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BBC tackles evolution in “Mission Galapagos”

Why hammerhead sharks swim in massive schools and what two-meter-long sunfish do in the ocean depths are some of the scientific questions a team of science explorers will seek to ...
January 10, 2017

Why hammerhead sharks swim in massive schools and what two-meter-long sunfish do in the ocean depths are some of the scientific questions a team of science explorers will seek to answer in a newly commissioned BBC docuseries, Mission Galapagos.

Shot using portable x-ray machines, a LiDAR scanning sensor (to produce 3D images), and various underwater tools, the series (3 x 60) promises to provide a new look at some of the diverse life found on and around the Galapagos Islands, an archipelago of volcanic islands off the coast of Ecuador.

Mission Galapagos, a co-pro from UK indie Atlantic Productions and Alucia Productions, is set to premiere on BBC1 in the first quarter of 2017 and will be presented by Liz Bonnin. The series’ producer is Anthony Geffen.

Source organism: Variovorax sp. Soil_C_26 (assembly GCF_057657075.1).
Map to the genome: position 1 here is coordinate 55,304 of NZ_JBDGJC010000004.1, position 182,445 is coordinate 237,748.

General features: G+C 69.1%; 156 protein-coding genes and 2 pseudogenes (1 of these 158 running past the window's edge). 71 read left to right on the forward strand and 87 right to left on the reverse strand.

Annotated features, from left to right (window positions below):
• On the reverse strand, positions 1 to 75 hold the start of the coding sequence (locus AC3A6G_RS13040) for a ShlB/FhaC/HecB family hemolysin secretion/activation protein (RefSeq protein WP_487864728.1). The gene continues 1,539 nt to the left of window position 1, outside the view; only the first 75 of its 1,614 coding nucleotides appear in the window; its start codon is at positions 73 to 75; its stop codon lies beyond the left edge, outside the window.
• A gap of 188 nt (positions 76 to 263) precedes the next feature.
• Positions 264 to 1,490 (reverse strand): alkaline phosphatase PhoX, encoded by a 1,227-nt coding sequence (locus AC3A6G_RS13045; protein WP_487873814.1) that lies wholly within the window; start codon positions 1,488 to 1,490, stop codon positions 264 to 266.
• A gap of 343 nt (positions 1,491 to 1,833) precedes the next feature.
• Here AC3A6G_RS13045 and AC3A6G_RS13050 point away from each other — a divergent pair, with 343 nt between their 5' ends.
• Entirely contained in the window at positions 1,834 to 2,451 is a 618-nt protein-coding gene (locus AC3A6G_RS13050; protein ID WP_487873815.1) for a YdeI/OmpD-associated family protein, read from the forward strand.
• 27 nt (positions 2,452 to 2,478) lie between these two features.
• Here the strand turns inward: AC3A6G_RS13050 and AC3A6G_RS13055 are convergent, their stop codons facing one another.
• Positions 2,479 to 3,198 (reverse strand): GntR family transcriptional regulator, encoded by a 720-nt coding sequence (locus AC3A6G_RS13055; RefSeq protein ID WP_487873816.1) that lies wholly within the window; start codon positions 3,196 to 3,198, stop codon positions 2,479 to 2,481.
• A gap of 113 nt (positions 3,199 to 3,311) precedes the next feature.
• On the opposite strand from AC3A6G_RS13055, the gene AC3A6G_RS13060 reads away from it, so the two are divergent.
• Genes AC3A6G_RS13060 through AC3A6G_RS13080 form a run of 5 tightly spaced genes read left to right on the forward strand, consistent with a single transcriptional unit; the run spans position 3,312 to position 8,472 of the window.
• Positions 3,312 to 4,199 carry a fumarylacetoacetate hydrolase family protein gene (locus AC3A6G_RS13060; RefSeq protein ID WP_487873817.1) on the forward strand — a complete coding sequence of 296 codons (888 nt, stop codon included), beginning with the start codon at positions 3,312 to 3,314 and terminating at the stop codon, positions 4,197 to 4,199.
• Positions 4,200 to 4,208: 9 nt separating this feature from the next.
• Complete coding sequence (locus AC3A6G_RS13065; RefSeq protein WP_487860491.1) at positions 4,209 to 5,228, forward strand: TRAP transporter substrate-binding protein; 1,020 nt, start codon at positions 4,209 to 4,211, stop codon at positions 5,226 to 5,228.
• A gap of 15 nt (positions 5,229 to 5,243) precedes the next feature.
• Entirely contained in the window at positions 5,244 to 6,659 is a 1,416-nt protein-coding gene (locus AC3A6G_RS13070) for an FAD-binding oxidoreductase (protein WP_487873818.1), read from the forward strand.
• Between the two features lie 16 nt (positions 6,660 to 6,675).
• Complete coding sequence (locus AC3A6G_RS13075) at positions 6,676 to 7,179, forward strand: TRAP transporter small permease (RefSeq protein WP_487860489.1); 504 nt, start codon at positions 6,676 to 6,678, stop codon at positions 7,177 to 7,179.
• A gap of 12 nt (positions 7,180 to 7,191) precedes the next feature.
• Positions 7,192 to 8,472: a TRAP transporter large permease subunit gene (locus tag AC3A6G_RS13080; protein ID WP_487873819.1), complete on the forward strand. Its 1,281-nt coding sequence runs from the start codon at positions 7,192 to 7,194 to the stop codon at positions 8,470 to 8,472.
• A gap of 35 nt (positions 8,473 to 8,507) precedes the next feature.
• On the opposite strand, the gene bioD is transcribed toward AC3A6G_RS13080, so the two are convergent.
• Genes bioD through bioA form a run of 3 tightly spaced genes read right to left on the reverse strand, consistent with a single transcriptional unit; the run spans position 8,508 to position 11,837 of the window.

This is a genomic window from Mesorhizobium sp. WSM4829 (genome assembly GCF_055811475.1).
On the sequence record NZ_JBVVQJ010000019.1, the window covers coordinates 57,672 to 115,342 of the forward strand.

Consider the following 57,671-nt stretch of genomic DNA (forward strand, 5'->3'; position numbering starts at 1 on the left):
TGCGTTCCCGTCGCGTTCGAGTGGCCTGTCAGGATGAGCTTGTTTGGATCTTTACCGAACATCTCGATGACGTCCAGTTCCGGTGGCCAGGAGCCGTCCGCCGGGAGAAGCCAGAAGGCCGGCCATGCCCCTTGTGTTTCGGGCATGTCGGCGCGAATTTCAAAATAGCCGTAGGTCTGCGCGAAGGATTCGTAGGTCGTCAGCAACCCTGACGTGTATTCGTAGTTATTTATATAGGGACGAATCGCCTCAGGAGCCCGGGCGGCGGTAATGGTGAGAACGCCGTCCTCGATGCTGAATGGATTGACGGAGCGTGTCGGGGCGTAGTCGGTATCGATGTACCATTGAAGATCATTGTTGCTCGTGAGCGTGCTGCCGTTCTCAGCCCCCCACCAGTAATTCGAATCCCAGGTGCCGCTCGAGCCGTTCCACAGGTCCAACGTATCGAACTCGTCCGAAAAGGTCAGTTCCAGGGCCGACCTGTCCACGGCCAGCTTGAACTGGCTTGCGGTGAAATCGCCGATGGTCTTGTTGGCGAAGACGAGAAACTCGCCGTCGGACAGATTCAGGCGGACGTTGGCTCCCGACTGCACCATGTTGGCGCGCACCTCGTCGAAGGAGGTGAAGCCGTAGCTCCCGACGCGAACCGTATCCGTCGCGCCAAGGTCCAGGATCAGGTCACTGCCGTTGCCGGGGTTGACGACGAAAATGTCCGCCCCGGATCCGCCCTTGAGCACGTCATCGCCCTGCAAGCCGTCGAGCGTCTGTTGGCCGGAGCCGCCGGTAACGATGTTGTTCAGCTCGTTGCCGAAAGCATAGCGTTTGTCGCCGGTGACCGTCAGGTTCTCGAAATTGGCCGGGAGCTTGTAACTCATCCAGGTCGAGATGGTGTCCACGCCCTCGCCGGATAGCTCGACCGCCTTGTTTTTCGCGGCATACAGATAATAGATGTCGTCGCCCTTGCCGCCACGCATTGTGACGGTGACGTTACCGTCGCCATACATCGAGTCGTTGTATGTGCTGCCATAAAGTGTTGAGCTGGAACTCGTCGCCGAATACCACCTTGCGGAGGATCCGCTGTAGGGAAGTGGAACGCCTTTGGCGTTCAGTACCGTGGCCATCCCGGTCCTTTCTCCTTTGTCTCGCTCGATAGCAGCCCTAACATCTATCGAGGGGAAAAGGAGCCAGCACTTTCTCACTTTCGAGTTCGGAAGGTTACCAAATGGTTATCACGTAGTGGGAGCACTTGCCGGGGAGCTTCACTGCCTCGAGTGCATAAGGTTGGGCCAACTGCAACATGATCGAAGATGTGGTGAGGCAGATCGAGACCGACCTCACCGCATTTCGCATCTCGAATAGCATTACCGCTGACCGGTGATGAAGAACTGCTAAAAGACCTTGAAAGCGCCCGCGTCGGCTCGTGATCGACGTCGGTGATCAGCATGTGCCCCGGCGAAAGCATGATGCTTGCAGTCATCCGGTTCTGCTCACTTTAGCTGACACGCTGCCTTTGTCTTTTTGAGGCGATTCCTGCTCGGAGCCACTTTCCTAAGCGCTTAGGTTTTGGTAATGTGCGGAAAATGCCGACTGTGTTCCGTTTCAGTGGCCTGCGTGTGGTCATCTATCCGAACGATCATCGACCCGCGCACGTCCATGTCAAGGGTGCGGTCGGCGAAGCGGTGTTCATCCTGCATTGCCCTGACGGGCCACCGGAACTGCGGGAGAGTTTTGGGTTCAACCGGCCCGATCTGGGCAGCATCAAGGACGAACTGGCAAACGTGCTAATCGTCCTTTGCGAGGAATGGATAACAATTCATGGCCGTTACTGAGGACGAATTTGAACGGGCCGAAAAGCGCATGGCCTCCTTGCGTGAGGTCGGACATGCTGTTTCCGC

The Galapagos have fascinated scientists since Charles Darwin’s 1831 trip aboard the HMS Beagle. Since then they’ve has been the staging grounds for numerous scientific expeditions charting the evolutionary paths taken by the resident flora and fauna.

Mission Galapagos takes the science expedition format to a new level. This is a unique opportunity to explore one of the world’s most exciting natural habitats, at a crucial time. When the animals and islands are facing an uncertain future…This series promises to be a gripping adventure full of scientific firsts – a genuine voyage of discovery,” said Craig Hunter, natural history commissioning editor at BBC, in a statement.

The series is set to be distributed globally by BBC Worldwide.

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